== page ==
Monday, April 19, 2010

A Documentary Film, Mental

While reading for this week's topic, psychological disorder, I recalled a film screening at MoMA in 2009. It was an observational documentary film, which was awarded as a best documentary for three times in Film Festival. The film sets at the little rural area in Japan called Okayama and develops its story by showing the stories in a special clinic called Chorale Okayama, which was first founded by a psychiatrist, Yamamoto Masatomo.

As the film started, I was pretty shocked by stories and behaviors of people visiting Dr. Masatomo. All people in this film are suffering from various mental illnesses: bipolar disorder, eating disorder, personality disorder, panic disorder, or schizophrenia. However, as the film gets to the end, it shows how Dr. Masatomo, volunteers, and home-helpers comforts their mental pains without using medicines. Dr. Masatomo in this film says that 'the locks are not for patients but for doctors and staff.' It means that those patients suffering from mental illnesses should not be locked in the hospital; the doctors need to support them so that they can be able to live in society as others. Indeed, Dr. Masatomo provides workplace for patients, such as a milk-delivery service compnay, a small restaurant and they gradually gets better.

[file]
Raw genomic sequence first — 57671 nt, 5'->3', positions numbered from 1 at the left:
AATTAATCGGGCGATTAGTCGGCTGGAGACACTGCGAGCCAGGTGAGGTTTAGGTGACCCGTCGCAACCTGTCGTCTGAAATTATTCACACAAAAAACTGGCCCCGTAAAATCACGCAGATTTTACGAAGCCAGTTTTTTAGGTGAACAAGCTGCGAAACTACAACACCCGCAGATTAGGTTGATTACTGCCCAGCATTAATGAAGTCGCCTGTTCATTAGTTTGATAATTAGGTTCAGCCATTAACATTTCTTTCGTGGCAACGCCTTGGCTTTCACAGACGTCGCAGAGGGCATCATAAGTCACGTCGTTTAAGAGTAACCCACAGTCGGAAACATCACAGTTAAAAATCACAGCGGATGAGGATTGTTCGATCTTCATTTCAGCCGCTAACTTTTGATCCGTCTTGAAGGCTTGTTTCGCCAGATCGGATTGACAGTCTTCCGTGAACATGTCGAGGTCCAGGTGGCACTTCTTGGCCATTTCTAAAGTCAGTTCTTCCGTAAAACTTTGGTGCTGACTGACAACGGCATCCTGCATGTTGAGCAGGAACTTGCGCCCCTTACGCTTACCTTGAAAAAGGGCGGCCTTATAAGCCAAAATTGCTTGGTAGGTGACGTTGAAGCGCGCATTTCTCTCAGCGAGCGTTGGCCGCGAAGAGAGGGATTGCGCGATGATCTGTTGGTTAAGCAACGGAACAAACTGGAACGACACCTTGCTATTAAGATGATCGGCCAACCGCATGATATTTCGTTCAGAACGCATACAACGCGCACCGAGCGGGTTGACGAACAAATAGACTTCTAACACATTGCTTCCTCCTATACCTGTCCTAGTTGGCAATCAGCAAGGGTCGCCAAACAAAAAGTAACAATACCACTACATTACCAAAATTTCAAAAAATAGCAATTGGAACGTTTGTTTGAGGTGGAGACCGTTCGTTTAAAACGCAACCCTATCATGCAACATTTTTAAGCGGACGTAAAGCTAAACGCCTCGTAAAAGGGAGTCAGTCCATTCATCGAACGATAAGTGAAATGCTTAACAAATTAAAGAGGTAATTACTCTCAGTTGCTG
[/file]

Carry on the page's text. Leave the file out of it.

The filmmaker, Kazuhiro Soda, was motivated to direct this film because he also experienced burnout-syndrome when he was a student. The director conveys the message that our life does not end although we give up; it is more like a cycle so that we can begin afresh anytime.

The film does not have background music or narrations. Therefore, watching this film for 135 minutes was not easy; it made me sleepy so that I had to search for an edited version on the web and watch it by myself. However, after watching this film, everyone could feel that those patients were much same as any others in the society. Also, a woman in this film says that she was afraid to visit Dr. Masatomo because her husband would seek a divorce.Since I am Asian, I could understand their pains little bit. In Asia, it is considered as a serious matter if a person receive counseling from a psychiatrist.

No comments: